In Confronting the Education Debt, AROS tallies the difference in the 12 year period between 2005 and 2017—the length of time it takes for a student to move through 12 grades of primary and secondary education—between what Congress established as the 40 percent funding levels for Title I and IDEA and what Congress appropriated: a gap of $347 billion for Title I and $233 billion for IDEA.
The Alliance to Reclaim Our schools is clearly adopting an aggressive strategy to press the new Congress to address its priorities. Writing last week in The Hill, AROS co-directors Keron Blair and Jay Travis challenge Congress to address its long failure fully to fund Title I and the IDEA: “As the dust settles from last month’s midterm elections, parents, students, community members and educators of America are… preparing for the long fight ahead for the public schools that our students deserve. We are working to remedy decades of fiscal austerity in our public schools. Between 2005 and 2017, public schools in the US. were underfunded by $580 billion in federal dollars alone—money that was specifically targeted to support some of our most vulnerable students. Recouping all those funds won’t be easy. However, with new voices in Congress joining forces with longtime education champions like Rep. Bobby Scott (D-VA)—the incoming chairman of the House Committee on Education and the Workforce—and Rep. Rosa De Lauro (D-Conn.)—the incoming chairwoman of the House Appropriations subcommittee that writes the education budget—a lot can get done for America’s students and their public schools. When it comes to public education, voters don’t want disinvestment and less regulation. They want more investment, smaller class-sizes, greater accountability for privately-operated charter schools, and school climates that are respectful and safe for students and staff. Those demands were at the forefront when educators took to the streets… last spring.”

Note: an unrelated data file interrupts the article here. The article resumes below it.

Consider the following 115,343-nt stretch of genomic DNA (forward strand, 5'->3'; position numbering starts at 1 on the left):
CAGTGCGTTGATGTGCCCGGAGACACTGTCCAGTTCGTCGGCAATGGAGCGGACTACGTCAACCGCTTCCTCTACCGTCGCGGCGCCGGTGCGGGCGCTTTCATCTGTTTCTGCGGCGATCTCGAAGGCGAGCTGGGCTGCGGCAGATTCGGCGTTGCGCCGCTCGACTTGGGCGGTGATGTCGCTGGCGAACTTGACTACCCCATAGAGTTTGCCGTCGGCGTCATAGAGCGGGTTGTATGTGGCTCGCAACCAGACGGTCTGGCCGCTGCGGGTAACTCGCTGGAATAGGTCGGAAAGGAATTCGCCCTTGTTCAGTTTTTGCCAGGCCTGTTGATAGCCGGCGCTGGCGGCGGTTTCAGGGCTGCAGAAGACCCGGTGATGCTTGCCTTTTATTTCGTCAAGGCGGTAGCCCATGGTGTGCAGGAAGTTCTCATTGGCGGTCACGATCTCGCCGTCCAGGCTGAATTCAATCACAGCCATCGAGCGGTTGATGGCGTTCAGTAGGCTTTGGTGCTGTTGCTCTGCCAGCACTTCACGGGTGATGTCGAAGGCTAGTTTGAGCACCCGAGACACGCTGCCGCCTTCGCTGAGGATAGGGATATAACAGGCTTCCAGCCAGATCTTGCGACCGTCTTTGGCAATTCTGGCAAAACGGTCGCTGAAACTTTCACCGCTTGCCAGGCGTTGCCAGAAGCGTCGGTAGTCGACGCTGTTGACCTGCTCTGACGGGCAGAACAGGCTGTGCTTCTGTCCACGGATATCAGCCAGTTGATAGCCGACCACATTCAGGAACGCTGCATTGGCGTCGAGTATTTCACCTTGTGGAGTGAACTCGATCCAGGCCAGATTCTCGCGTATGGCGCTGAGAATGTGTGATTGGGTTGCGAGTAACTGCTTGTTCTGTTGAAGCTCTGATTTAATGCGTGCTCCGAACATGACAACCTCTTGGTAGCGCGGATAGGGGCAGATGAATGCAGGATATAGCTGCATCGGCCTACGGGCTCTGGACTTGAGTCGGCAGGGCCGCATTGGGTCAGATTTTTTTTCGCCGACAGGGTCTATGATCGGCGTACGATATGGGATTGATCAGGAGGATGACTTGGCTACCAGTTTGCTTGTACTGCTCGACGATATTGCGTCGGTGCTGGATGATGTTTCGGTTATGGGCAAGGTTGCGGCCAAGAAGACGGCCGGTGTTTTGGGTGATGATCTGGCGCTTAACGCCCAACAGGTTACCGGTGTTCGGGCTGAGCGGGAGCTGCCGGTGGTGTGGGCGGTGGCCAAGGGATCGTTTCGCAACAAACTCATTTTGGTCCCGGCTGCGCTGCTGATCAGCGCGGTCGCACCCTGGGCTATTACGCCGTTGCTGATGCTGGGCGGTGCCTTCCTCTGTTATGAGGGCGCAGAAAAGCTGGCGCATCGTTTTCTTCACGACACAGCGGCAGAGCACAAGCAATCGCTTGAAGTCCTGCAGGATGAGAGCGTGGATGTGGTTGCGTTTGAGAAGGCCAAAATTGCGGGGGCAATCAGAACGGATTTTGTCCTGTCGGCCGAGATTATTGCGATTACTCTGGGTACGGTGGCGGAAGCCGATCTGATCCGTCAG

In addition to fully funding Title I and the IDEA, Blair and Travis name three other AROS priorities: invest in school infrastructure and technology, establish 25,000 Sustainable Community Schools by 2025 to support families coping with poverty, and end the teacher shortage by increasing wages for educators.
Clearly AROS’s priorities have already gained some traction among Democrats in Congress. On December 4, Maryland Senator Chris Van Hollen introduced a Keep Our Promise Act to “put Congress on a fiscally responsible path to fully fund Title I and the Individuals with Disabilities Education Act (IDEA) on a mandatory basis.”
The Alliance to Reclaim Our Schools is a coalition of 10 national organizations which support urgently needed investment in the schools of our nation’s poorest communities: Advancement Project, the Alliance for Educational Justice, the American Federation of Teachers, Center for Popular Democracy, Gamaliel Network, Journey 4 Justice Alliance, New York University Metropolitan Center for Research on Equity and the Transformation of Schools, the National Education Association, the National Opportunity to Learn Network, and the Service Employees International Union.